I don’t speak Japanese, haven’t visited Japan and know almost nothing about Shinto beliefs, so, much like Chihiro, I only understood about a third of what was going on, but I was still enthralled by every minute of this film. Each scene is beautifully depicted, from the witch’s elaborate, Western-style penthouse furnishings to the mechanics of the Japanese bath-house to the amazing landscapes. Chihiro is a relatable character — initially spoiled and sulky, then terrified by her situation, unable to decide who to trust, then determined and compassionate and courageous. The supernatural characters are fascinating, scary and often hilarious (my favourites were the soot sprites who fake injuries so Chihiro will do their job and then steal her shoes and socks, although I also developed a soft spot for enigmatic No-Face). The plot is inventive and complex and intriguing. The messages about the dangers of rampant consumerism and environmental destruction are cleverly woven into the story. I was still thinking about this film for days afterwards. I highly recommend it, even if you don’t usually like fantasy or animated movies. If anyone has recommendations for further Studio Ghibli films, please do let me know.

My Favourite Books of 2020

I didn’t read many new books this year. This was a year of re-reading old favourites from my bookshelves, partly because I was craving familiar, comforting reads, but mostly because my beloved local library was closed for most of the year. I did acquire Clara, which allowed me to read ebooks, but I’ve decided I prefer paper books, given a choice.

Favourite Novels for Adults

'Ghost Wall' by Sarah MossI began the year engrossed in Tana French’s The Wych Elm, an inventive thriller about privilege and identity. I also enjoyed The Secret Place, by the same author, a cleverly constructed murder mystery set in a posh Dublin boarding school, and I liked Anne Tyler’s new novel, Redhead by the Side of the Road, a typically compassionate and thoughtful depiction of a flawed man. However, the most memorable fiction I read this year was Ghost Wall by Sarah Moss, a tense, affecting novella about men using their dubious versions of history to strengthen their hold on power.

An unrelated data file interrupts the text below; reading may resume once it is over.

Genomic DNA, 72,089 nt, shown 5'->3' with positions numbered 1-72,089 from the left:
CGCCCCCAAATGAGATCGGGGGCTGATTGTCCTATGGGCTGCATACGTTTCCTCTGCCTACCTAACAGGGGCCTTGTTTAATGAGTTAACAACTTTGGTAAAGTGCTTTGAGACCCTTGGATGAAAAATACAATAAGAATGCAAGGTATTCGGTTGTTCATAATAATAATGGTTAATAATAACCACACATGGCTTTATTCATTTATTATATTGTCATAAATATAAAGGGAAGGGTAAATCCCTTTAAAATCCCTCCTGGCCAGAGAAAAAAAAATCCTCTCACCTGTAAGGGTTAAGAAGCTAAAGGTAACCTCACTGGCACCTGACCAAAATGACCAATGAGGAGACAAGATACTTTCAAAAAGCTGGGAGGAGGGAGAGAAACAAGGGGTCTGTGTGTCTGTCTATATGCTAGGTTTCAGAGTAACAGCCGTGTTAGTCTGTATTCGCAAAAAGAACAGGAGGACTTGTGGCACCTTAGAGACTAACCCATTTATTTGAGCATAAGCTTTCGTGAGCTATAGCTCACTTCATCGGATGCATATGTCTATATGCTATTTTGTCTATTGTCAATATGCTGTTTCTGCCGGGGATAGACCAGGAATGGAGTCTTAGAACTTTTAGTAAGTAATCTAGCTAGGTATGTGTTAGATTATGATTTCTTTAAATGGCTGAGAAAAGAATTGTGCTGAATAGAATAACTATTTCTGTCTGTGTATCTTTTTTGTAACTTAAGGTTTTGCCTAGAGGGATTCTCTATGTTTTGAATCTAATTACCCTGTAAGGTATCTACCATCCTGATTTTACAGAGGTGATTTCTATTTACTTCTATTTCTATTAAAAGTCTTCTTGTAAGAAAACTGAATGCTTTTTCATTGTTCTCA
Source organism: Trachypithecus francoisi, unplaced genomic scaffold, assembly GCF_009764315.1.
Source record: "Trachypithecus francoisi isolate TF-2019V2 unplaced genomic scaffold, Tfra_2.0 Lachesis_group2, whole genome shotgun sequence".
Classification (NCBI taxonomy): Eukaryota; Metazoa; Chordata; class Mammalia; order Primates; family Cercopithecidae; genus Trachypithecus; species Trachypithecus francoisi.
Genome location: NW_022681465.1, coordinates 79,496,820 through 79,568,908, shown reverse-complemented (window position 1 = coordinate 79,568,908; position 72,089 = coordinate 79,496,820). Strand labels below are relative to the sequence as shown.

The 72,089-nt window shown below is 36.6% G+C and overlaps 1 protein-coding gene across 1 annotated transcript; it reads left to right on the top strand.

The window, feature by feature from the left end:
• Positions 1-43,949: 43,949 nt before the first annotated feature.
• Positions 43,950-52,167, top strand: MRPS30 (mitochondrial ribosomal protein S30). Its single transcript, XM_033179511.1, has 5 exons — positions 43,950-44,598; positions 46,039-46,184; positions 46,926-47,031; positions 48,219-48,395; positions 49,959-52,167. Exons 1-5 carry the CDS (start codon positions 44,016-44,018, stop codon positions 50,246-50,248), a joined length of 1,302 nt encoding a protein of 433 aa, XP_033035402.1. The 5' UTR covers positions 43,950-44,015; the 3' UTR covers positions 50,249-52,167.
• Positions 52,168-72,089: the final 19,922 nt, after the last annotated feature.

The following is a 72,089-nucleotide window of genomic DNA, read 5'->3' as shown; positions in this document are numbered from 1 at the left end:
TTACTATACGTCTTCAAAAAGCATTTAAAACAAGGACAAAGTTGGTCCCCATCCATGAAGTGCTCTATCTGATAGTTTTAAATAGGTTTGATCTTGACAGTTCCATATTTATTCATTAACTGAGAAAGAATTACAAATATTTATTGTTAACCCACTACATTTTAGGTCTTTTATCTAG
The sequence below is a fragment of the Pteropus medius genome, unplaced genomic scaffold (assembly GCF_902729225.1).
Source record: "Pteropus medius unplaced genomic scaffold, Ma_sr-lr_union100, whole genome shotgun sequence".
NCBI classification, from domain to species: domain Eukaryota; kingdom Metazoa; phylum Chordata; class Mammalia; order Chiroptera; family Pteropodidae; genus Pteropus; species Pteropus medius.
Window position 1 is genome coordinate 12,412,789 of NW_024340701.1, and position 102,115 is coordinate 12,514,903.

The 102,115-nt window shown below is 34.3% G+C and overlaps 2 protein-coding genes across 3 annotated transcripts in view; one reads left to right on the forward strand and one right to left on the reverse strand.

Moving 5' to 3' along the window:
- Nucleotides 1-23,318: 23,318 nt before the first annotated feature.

Favourite Non-Fiction

I liked The Crown: Political Scandal, Personal Struggle and the Years That Defined Elizabeth II, 1956-1977 by Robert Lacey, about the actual history behind the TV series, even though I gave up on watching The Crown after the first series. I didn’t seem to read many non-fiction books this year, which is unusual for me. I think it was due to the lack of access to my library, but also because I was reading so much depressing pandemic-related non-fiction online.

Favourite Books for Children and Teenagers

'Liar and Spy' by Rebecca SteadI enjoyed Kate Constable’s new middle-grade novel, The January Stars, as well as an older novel of hers, Winter of Grace, about a contemplative teenage girl who explores spirituality and religion in a way that isn’t often seen in Australian Young Adult literature. I also liked Rebecca Stead’s Liar and Spy, about a middle-grade boy who bravely faces up to unpleasant reality and devises a clever plan to defeat some school bullies. As always, I enjoyed her depiction of children’s lives in Brooklyn – I have no idea how accurate it is, but she makes New York seem so appealing. I was also entertained (and often confused) by Archer’s Goon by Diana Wynne Jones, which is full of plot twists and surprises. I’m not sure it is truly a children’s book and it lacks the warmth of Howl’s Moving Castle, but it was very clever and intriguing. 'Dragonfly Song' by Wendy OrrHowever, my favourite children’s read was, unexpectedly, a novel told partly in verse about a girl living in a Bronze Age Mediterranean culture ruled by superstition. Dragonfly Song by Wendy Orr was an engrossing story about a lifestyle completely unfamiliar to me, told in simple but descriptive language. It has deservedly won a number of literary awards and there’s a good interview with the author about the book here.

Favourite Read That Was Not A Book

When life felt really dismal this year, I escaped to Hedgehog Moss Farm, a small farm in the south of France, owned by a young woman who works as a translator and lives with her Eeyore-ish donkey Pirlouit; her llamas, well-behaved Pampelune and escape-artist Pampérigouste; some photogenic cats and chickens; and a gentle giant guard dog called Pandolf. She describes interactions with her animals and her neighbours in such a droll manner that each blog post is a delight. There are beautiful photos and videos of rural life, interspersed with artwork and literary quotes. Her writing style reminds me a little of Gerald Durrell – if she ever decides to write a book, I would happily buy it.

I don’t know what I’m reading these holidays, but I am planning a chapter-by-chapter discussion of Antonia Forest’s The Cricket Term, with the first post up this week (probably). I hope all you Memoranda readers manage to have a relaxing, enjoyable holiday season, after a year we’d all like to forget, and that 2021 brings better news for the world.

My Favourite Books of 2016

It’s not quite the end of the year, but here are the books I’ve read in 2016 (so far) that I loved the most. But first, some statistics.